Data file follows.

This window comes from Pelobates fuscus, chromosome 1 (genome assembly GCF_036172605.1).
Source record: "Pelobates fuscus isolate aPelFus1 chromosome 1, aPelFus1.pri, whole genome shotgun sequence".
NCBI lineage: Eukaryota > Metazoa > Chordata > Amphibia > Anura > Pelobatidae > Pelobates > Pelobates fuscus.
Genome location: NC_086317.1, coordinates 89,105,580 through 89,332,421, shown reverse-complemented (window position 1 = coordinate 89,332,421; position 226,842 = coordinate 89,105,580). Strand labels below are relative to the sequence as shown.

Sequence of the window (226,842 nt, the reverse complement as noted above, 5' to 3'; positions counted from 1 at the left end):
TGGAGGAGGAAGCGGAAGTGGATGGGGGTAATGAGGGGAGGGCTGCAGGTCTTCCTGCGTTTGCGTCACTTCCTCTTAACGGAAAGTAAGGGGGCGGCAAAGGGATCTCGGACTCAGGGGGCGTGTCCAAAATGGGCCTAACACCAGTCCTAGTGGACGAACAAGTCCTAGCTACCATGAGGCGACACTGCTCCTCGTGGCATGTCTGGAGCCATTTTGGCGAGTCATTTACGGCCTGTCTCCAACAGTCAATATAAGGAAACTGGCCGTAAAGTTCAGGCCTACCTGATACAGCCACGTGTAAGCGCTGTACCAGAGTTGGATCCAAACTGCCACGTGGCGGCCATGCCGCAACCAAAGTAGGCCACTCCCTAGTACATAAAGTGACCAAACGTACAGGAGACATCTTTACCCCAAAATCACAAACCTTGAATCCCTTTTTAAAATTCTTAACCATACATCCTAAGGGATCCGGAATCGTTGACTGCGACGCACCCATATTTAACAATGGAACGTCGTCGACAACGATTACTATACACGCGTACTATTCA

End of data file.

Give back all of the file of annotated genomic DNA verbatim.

This window comes from Pelobates fuscus, chromosome 1 (genome assembly GCF_036172605.1).
Source record: "Pelobates fuscus isolate aPelFus1 chromosome 1, aPelFus1.pri, whole genome shotgun sequence".
NCBI lineage: Eukaryota > Metazoa > Chordata > Amphibia > Anura > Pelobatidae > Pelobates > Pelobates fuscus.
Genome location: NC_086317.1, coordinates 89,105,580 through 89,332,421, shown reverse-complemented (window position 1 = coordinate 89,332,421; position 226,842 = coordinate 89,105,580). Strand labels below are relative to the sequence as shown.

Sequence of the window (226,842 nt, the reverse complement as noted above, 5' to 3'; positions counted from 1 at the left end):
TGGAGGAGGAAGCGGAAGTGGATGGGGGTAATGAGGGGAGGGCTGCAGGTCTTCCTGCGTTTGCGTCACTTCCTCTTAACGGAAAGTAAGGGGGCGGCAAAGGGATCTCGGACTCAGGGGGCGTGTCCAAAATGGGCCTAACACCAGTCCTAGTGGACGAACAAGTCCTAGCTACCATGAGGCGACACTGCTCCTCGTGGCATGTCTGGAGCCATTTTGGCGAGTCATTTACGGCCTGTCTCCAACAGTCAATATAAGGAAACTGGCCGTAAAGTTCAGGCCTACCTGATACAGCCACGTGTAAGCGCTGTACCAGAGTTGGATCCAAACTGCCACGTGGCGGCCATGCCGCAACCAAAGTAGGCCACTCCCTAGTACATAAAGTGACCAAACGTACAGGAGACATCTTTACCCCAAAATCACAAACCTTGAATCCCTTTTTAAAATTCTTAACCATACATCCTAAGGGATCCGGAATCGTTGACTGCGACGCACCCATATTTAACAATGGAACGTCGTCGACAACGATTACTATACACGCGTACTATTCA